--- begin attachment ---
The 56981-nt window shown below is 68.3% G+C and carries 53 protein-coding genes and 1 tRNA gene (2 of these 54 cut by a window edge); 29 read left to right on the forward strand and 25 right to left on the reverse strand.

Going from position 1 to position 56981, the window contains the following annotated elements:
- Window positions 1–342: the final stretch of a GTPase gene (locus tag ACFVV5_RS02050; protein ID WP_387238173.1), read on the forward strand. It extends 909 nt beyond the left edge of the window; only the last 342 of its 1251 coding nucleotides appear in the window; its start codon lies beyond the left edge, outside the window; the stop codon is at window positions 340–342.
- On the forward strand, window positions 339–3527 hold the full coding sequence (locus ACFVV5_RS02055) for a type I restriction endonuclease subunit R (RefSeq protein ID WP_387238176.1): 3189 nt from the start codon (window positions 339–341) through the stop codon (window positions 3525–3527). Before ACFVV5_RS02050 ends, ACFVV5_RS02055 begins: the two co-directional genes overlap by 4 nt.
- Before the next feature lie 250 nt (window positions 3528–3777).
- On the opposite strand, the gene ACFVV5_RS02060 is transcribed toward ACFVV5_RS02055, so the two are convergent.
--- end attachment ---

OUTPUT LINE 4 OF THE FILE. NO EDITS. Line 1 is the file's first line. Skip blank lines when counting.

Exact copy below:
- On the forward strand, window positions 339–3527 hold the full coding sequence (locus ACFVV5_RS02055) for a type I restriction endonuclease subunit R (RefSeq protein ID WP_387238176.1): 3189 nt from the start codon (window positions 339–341) through the stop codon (window positions 3525–3527). Before ACFVV5_RS02050 ends, ACFVV5_RS02055 begins: the two co-directional genes overlap by 4 nt.